I am glad to have people like Beena – but unfortunately she is an exception and not a rule. I am concerned about Pakistan’s outlook because there is an eerie uniformity of opinion. Even those who are tolerant, progressive and democratic are willing to condone mullahs. Whereas growing civilisations display endless variety and versatility, those in the process of disintegration show uniformity and lack of inventiveness.

Unless Pakistan’s progressive and democratic forces are willing to take on the retrogressive elements, we will concede our right to opinion, education, and a way of life that is unacceptable to the mullahs.

Fundamentalists will prohibit freedom of expression and use all coercive apparatus to crush opposition. Education will be discouraged, and whatever little is allowed, will be subverted by distortion of curricula. You can argue what is new – it has always been the case. It is the intensity that will change. We are not talking about tribal areas. This monster is already in cosmopolitan cities like Karachi and Lahore.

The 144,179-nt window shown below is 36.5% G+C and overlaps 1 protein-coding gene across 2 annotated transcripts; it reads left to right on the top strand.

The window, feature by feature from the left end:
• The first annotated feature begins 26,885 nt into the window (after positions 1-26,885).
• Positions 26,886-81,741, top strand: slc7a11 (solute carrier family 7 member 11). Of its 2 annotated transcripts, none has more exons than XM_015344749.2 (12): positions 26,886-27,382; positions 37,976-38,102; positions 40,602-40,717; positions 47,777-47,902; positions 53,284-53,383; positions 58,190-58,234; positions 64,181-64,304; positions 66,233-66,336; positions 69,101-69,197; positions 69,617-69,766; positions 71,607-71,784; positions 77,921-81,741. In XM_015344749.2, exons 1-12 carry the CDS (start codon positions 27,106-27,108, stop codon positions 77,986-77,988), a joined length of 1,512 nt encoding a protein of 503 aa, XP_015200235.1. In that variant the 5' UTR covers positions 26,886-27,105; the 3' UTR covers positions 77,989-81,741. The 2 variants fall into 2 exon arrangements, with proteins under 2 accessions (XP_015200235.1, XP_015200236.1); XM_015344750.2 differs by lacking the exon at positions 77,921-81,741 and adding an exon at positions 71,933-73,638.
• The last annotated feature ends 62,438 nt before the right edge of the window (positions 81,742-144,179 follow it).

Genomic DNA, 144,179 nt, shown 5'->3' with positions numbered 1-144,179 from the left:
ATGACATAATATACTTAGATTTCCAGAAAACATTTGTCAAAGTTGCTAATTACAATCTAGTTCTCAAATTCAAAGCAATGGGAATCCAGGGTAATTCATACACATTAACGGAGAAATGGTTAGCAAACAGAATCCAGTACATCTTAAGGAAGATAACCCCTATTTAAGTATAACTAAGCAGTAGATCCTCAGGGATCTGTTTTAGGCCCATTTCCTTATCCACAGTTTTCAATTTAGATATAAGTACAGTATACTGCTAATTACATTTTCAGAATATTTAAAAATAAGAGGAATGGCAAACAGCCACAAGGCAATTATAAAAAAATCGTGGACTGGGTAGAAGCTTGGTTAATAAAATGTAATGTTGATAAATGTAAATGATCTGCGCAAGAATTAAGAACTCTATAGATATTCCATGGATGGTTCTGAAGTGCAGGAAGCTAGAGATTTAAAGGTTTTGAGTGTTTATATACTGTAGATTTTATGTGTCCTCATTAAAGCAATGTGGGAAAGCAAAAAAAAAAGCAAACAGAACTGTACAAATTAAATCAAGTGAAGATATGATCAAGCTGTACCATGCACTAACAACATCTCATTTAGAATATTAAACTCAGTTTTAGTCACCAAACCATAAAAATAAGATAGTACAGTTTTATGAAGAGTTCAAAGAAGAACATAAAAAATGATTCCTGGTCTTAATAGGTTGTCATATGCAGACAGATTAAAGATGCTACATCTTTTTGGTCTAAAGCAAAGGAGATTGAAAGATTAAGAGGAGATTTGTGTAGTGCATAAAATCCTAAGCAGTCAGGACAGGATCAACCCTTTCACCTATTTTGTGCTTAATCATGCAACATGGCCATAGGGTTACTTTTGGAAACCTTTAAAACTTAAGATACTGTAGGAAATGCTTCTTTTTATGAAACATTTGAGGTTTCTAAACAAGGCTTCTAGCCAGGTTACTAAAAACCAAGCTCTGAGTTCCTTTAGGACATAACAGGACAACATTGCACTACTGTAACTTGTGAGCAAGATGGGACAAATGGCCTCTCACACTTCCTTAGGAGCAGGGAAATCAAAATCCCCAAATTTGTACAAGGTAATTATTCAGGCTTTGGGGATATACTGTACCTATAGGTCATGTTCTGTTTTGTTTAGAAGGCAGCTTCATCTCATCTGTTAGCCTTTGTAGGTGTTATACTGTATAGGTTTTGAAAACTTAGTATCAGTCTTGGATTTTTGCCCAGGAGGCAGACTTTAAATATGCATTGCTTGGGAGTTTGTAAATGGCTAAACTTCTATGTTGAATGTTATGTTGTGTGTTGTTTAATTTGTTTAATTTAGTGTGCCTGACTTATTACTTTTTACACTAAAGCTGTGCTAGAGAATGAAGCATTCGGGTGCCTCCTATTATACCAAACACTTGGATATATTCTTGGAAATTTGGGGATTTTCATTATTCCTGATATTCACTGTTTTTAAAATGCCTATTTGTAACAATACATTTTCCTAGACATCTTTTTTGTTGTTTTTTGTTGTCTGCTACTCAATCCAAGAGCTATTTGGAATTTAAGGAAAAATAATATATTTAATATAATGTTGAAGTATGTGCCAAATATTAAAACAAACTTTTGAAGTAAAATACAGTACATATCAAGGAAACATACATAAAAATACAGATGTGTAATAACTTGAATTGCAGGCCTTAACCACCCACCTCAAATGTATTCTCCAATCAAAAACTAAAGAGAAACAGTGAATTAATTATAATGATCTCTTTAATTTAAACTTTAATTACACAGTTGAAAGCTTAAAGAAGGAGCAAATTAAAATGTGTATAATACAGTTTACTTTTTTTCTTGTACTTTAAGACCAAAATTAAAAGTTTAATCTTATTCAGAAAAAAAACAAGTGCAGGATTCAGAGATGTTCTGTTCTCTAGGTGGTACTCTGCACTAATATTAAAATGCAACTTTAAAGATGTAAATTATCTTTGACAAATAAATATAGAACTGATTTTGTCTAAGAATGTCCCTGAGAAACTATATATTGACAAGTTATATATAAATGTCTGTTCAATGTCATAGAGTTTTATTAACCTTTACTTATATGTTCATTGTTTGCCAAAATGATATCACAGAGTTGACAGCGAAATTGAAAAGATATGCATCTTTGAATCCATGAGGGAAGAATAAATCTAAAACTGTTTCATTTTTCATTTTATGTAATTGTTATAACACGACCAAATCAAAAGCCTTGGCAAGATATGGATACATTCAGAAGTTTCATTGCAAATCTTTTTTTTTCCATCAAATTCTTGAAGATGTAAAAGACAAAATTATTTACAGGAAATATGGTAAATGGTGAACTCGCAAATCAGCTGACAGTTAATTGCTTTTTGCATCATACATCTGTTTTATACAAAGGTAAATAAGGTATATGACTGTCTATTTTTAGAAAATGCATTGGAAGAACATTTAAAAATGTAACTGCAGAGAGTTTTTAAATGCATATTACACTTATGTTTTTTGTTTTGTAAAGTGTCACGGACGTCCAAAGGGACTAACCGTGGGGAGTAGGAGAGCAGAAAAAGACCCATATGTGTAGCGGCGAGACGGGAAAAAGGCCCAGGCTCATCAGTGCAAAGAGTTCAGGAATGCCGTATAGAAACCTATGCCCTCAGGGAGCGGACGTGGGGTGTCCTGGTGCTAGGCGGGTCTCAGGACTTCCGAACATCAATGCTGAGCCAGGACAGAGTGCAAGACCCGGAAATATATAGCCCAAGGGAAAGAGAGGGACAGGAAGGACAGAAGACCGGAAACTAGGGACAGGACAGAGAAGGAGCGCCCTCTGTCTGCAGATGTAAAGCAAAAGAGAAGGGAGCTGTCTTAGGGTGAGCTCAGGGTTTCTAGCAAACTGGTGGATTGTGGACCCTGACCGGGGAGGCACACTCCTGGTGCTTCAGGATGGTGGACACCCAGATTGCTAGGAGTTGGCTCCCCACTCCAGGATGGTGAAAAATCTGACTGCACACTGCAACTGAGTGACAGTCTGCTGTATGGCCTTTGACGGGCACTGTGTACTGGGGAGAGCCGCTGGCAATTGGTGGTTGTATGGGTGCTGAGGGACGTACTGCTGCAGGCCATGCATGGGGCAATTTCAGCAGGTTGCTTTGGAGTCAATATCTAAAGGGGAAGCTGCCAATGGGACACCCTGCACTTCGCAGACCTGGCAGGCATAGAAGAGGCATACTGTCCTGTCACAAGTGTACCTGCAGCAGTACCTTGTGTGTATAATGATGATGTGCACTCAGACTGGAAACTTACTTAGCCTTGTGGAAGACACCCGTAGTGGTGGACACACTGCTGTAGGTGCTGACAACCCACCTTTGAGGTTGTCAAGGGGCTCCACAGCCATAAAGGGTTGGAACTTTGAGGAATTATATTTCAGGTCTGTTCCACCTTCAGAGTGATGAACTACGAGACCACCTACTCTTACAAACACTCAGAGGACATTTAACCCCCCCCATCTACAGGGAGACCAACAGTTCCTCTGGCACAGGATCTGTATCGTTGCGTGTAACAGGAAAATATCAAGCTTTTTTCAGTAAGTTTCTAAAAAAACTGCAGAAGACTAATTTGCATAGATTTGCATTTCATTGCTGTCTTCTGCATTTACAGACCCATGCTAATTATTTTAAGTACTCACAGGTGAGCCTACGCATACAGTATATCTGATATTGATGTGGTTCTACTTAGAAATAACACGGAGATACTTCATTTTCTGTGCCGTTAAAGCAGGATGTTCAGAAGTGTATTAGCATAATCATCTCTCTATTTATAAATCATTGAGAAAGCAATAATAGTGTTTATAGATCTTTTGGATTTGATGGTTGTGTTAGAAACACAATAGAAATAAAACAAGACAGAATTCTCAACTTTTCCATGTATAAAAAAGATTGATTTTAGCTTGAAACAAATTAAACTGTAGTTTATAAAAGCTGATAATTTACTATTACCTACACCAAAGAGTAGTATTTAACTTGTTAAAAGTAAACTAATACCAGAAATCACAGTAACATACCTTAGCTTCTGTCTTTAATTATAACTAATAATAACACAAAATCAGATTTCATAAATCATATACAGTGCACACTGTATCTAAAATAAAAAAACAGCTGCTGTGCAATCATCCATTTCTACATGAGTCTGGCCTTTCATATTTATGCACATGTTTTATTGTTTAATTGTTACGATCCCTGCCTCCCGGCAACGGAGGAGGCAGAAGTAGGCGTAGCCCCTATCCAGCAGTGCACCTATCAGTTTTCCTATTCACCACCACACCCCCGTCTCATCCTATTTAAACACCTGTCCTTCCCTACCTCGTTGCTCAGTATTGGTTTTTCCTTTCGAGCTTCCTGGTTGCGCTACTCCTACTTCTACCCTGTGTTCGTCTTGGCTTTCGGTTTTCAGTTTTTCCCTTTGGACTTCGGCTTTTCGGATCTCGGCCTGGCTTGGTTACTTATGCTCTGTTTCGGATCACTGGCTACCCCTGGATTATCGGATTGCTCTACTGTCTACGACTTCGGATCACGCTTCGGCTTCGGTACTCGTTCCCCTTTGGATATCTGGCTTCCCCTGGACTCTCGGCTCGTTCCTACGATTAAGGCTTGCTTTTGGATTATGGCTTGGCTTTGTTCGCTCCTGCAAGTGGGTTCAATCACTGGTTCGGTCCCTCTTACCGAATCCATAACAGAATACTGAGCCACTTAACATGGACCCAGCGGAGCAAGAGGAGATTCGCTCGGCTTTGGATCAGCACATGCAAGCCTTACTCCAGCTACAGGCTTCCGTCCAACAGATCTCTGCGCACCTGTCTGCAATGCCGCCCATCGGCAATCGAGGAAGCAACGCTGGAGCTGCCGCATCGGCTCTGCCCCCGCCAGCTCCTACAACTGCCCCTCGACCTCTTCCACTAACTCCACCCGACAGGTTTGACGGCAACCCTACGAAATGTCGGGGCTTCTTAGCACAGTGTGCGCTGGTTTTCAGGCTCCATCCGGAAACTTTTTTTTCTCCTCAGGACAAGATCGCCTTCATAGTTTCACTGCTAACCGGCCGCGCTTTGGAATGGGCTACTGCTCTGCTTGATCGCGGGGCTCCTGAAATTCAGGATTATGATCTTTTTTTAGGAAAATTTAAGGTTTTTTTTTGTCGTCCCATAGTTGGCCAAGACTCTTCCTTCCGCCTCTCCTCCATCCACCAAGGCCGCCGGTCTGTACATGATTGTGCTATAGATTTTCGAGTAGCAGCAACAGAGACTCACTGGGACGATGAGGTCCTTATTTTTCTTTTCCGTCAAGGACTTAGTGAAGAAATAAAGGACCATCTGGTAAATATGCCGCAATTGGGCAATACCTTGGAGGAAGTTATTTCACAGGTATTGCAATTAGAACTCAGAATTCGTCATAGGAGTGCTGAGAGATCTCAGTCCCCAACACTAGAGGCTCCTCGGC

I want to simply point out that religious conviction and religious doctrine have contradictory effects. Some people are motivated by their religious beliefs to challenge oppressive social systems and oppressive relations in the world. At the same time, organised religion and much of religious doctrine is used to reinforce the oppression of the masses of people, to preach submission before the established authorities and their oppressive rule. In Pakistan, rulers have used religion to oppress masses – and we must not empower these mullahs to oppress us any further. As Lenin said, every reactionary order is in need of two functions, the hangman and the priest, and they go hand in hand and complement each other.

So unless you are ready to lock up your sisters and daughters and throw away reason and rationality, you must fight back. Without an iota of doubt these monsters will destroy Pakistan to the point where you will not be able to recognise this country. It is not enough that Jamaat-e-Islami does not win votes – their ideology has hijacked our entire parliament, perhaps even our entire nation. Unless you clean up your offices, your neighbourhoods, and your educational institutions from tyrannical views, Pakistan will not survive.

Stay on high alert! Don’t let proponents of the past take over your beautiful cities like Karachi, Lahore and Islamabad.

Ibrahim Sajid Malick

Ibrahim Sajid Malick

A Pakistani-American writer, technologist, and social entrepreneur. Malick graduated from New School for Social Research with a masters degree in anthropology. He holds several technology and management certifications.

The views expressed by the writer and the reader comments do not necessarily reflect the views and policies of The Express Tribune.